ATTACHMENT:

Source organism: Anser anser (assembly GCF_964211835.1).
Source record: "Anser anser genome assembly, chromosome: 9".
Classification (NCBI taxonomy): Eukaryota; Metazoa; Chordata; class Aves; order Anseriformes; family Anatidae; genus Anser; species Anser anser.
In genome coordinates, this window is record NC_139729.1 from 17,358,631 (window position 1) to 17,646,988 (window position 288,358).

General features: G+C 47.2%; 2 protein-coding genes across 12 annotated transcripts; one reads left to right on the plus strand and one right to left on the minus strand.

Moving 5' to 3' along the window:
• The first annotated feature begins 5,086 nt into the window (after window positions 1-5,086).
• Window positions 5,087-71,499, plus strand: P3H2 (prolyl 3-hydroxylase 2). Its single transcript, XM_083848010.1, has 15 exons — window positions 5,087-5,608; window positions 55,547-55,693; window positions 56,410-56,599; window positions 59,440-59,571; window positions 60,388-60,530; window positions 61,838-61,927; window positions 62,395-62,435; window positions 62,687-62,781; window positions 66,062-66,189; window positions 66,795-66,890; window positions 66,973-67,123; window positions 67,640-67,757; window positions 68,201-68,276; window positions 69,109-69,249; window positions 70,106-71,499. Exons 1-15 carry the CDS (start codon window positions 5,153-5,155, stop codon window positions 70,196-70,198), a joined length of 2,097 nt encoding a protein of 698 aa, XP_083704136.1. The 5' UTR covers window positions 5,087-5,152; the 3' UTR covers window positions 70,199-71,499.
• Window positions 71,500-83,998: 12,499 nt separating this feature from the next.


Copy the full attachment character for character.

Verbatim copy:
Source organism: Anser anser (assembly GCF_964211835.1).
Source record: "Anser anser genome assembly, chromosome: 9".
Classification (NCBI taxonomy): Eukaryota; Metazoa; Chordata; class Aves; order Anseriformes; family Anatidae; genus Anser; species Anser anser.
In genome coordinates, this window is record NC_139729.1 from 17,358,631 (window position 1) to 17,646,988 (window position 288,358).

General features: G+C 47.2%; 2 protein-coding genes across 12 annotated transcripts; one reads left to right on the plus strand and one right to left on the minus strand.

Moving 5' to 3' along the window:
• The first annotated feature begins 5,086 nt into the window (after window positions 1-5,086).
• Window positions 5,087-71,499, plus strand: P3H2 (prolyl 3-hydroxylase 2). Its single transcript, XM_083848010.1, has 15 exons — window positions 5,087-5,608; window positions 55,547-55,693; window positions 56,410-56,599; window positions 59,440-59,571; window positions 60,388-60,530; window positions 61,838-61,927; window positions 62,395-62,435; window positions 62,687-62,781; window positions 66,062-66,189; window positions 66,795-66,890; window positions 66,973-67,123; window positions 67,640-67,757; window positions 68,201-68,276; window positions 69,109-69,249; window positions 70,106-71,499. Exons 1-15 carry the CDS (start codon window positions 5,153-5,155, stop codon window positions 70,196-70,198), a joined length of 2,097 nt encoding a protein of 698 aa, XP_083704136.1. The 5' UTR covers window positions 5,087-5,152; the 3' UTR covers window positions 70,199-71,499.
• Window positions 71,500-83,998: 12,499 nt separating this feature from the next.